Sick Venezuelans in Cuba under oil-for-medicine deal
HAVANA, Cuba (Reuters) -- Fifty Venezuelans with illnesses ranging from
addiction to bone cancer arrived in Cuba on Thursday to receive free treatment
under a new program in which Cuba will pay in part for oil supplies from
Venezuela by providing medical services.
The Venezuelans were the first to benefit from the cooperation accord signed
last month by Cuban President Fidel Castro and Venezuelan President Hugo
In a deal aimed at solving Cuba's chronic fuel shortages and cash-flow
Havana is allowed to pay partly in goods and services for the 53,000 barrels a
day being sent to the Caribbean island by oil-producing Venezuela.
The Venezuelan patients who arrived on Thursday will mostly stay at the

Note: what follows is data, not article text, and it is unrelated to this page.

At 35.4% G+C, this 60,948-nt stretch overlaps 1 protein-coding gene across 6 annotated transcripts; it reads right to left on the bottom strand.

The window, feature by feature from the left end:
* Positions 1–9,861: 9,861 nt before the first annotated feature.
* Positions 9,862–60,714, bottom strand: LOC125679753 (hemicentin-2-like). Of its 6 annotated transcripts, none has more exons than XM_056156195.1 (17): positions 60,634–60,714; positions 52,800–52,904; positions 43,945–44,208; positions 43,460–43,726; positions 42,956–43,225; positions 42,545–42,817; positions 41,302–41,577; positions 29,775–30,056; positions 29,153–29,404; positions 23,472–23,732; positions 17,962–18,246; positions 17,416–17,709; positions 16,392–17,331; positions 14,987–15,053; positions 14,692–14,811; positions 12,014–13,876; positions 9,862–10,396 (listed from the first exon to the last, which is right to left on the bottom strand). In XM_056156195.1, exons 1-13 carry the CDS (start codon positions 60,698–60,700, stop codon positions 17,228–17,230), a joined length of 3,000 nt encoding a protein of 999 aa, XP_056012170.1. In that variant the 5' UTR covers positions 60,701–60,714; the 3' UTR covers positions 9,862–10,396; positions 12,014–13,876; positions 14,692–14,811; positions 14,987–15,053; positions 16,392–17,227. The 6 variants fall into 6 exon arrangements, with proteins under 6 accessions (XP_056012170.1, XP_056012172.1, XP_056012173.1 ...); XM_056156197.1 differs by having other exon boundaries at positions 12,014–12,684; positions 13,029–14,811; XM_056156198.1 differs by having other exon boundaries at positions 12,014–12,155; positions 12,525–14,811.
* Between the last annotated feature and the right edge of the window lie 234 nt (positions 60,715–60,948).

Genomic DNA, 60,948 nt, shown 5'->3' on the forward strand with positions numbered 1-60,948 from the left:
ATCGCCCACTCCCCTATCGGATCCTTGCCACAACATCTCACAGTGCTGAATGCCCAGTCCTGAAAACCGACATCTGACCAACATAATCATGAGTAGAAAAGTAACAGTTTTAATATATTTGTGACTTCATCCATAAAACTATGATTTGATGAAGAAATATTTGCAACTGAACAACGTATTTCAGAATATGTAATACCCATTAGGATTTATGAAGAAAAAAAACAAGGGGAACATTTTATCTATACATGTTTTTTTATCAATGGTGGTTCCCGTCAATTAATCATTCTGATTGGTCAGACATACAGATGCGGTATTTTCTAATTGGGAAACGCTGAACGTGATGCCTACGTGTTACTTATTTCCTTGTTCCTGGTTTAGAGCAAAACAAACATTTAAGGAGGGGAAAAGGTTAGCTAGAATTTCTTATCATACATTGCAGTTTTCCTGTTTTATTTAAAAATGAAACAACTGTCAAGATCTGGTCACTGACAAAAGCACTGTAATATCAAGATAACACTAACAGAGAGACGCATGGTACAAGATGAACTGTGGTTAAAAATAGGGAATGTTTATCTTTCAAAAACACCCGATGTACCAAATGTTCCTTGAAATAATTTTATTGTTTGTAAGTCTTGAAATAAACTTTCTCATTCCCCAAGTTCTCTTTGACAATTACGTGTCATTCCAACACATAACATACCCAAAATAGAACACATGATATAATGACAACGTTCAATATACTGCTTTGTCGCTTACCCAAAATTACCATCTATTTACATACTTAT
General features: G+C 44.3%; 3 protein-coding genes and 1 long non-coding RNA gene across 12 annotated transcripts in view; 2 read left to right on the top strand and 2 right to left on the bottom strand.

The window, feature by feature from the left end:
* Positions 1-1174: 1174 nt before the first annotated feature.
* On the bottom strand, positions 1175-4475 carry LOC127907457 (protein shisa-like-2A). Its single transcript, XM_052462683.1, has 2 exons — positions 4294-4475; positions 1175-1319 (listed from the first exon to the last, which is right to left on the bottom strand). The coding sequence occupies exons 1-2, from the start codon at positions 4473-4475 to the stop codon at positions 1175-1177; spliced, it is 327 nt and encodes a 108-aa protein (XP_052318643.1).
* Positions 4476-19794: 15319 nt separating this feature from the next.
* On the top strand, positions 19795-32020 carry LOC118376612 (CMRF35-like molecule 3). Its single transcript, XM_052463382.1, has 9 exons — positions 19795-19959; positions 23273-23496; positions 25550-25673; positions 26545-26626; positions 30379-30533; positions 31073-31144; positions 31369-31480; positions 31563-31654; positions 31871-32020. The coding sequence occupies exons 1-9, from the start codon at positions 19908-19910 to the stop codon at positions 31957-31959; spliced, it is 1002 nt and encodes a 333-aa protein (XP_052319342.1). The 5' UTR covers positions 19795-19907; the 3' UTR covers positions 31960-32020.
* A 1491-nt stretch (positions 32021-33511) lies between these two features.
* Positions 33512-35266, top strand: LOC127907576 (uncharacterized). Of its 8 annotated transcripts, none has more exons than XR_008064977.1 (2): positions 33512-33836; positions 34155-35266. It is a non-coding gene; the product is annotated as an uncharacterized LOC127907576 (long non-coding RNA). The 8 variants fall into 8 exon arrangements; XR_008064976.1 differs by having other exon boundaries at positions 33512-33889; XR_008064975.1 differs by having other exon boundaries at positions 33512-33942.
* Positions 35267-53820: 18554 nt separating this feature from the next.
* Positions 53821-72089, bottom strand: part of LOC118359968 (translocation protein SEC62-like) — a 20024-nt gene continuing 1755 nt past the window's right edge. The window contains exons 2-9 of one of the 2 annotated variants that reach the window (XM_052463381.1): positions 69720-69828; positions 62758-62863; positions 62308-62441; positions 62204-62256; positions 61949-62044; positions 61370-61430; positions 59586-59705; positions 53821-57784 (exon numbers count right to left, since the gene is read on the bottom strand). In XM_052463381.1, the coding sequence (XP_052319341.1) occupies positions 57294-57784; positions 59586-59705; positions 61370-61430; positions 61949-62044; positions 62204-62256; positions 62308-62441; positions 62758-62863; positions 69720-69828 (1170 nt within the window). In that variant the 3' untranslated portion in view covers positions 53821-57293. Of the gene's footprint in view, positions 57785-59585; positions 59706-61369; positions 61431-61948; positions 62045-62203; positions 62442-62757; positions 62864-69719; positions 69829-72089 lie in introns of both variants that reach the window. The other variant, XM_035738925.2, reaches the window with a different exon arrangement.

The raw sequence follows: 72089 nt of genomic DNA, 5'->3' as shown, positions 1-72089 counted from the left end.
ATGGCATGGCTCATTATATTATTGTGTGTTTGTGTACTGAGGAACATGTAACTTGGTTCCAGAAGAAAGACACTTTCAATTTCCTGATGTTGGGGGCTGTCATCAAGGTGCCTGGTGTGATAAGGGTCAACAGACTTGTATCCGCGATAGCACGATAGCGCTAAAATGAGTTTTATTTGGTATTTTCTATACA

health spa that for most of this year housed Argentine football legend Diego
Maradona, who nearly died from heart problems linked to drug and alcohol
Cuba's health system is regarded as one of the best in the Third World,
Castro considers it among the greatest achievements of his government since the
1959 Cuban Revolution.
But since the Soviet collapse a decade ago, Cubans have been experiencing
shortage of medicines due to the communist-run island's economic crisis.
The Cuba-Venezuela cooperation accord underlined the strong personal
friendship and political alliance between Castro and Chavez, a left-leaning
populist who was just 4 years old at the time of Cuba's revolution.
Chavez's critics say he wants to take Venezuela down the same communist
as Cuba, something he strongly denies.
Copyright 2000 Reuters.